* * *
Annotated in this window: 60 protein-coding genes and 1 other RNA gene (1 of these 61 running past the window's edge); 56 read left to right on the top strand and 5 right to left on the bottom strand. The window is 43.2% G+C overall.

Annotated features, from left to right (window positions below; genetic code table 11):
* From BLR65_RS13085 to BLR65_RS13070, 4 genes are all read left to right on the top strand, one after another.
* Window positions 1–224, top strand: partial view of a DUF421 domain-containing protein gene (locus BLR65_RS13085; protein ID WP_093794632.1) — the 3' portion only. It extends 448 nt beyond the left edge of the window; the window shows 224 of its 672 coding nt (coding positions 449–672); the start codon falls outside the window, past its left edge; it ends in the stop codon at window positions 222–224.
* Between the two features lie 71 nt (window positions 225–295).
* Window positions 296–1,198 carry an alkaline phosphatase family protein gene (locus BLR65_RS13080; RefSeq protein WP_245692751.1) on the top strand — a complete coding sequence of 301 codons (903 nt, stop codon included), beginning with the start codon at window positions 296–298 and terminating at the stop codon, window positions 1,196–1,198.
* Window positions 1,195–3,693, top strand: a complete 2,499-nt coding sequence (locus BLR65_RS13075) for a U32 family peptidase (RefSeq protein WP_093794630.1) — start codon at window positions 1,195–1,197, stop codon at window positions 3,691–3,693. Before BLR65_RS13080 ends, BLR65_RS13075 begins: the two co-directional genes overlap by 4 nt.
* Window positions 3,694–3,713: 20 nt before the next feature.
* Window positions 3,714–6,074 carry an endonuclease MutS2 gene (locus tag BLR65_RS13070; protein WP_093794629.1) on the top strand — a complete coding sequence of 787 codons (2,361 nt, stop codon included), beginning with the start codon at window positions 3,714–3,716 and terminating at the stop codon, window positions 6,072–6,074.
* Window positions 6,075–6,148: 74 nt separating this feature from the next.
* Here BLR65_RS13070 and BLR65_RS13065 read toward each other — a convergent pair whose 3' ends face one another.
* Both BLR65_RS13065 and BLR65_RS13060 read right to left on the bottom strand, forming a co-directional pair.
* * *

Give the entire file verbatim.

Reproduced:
Annotated in this window: 60 protein-coding genes and 1 other RNA gene (1 of these 61 running past the window's edge); 56 read left to right on the top strand and 5 right to left on the bottom strand. The window is 43.2% G+C overall.

Annotated features, from left to right (window positions below; genetic code table 11):
* From BLR65_RS13085 to BLR65_RS13070, 4 genes are all read left to right on the top strand, one after another.
* Window positions 1–224, top strand: partial view of a DUF421 domain-containing protein gene (locus BLR65_RS13085; protein ID WP_093794632.1) — the 3' portion only. It extends 448 nt beyond the left edge of the window; the window shows 224 of its 672 coding nt (coding positions 449–672); the start codon falls outside the window, past its left edge; it ends in the stop codon at window positions 222–224.
* Between the two features lie 71 nt (window positions 225–295).
* Window positions 296–1,198 carry an alkaline phosphatase family protein gene (locus BLR65_RS13080; RefSeq protein WP_245692751.1) on the top strand — a complete coding sequence of 301 codons (903 nt, stop codon included), beginning with the start codon at window positions 296–298 and terminating at the stop codon, window positions 1,196–1,198.
* Window positions 1,195–3,693, top strand: a complete 2,499-nt coding sequence (locus BLR65_RS13075) for a U32 family peptidase (RefSeq protein WP_093794630.1) — start codon at window positions 1,195–1,197, stop codon at window positions 3,691–3,693. Before BLR65_RS13080 ends, BLR65_RS13075 begins: the two co-directional genes overlap by 4 nt.
* Window positions 3,694–3,713: 20 nt before the next feature.
* Window positions 3,714–6,074 carry an endonuclease MutS2 gene (locus tag BLR65_RS13070; protein WP_093794629.1) on the top strand — a complete coding sequence of 787 codons (2,361 nt, stop codon included), beginning with the start codon at window positions 3,714–3,716 and terminating at the stop codon, window positions 6,072–6,074.
* Window positions 6,075–6,148: 74 nt separating this feature from the next.
* Here BLR65_RS13070 and BLR65_RS13065 read toward each other — a convergent pair whose 3' ends face one another.
* Both BLR65_RS13065 and BLR65_RS13060 read right to left on the bottom strand, forming a co-directional pair.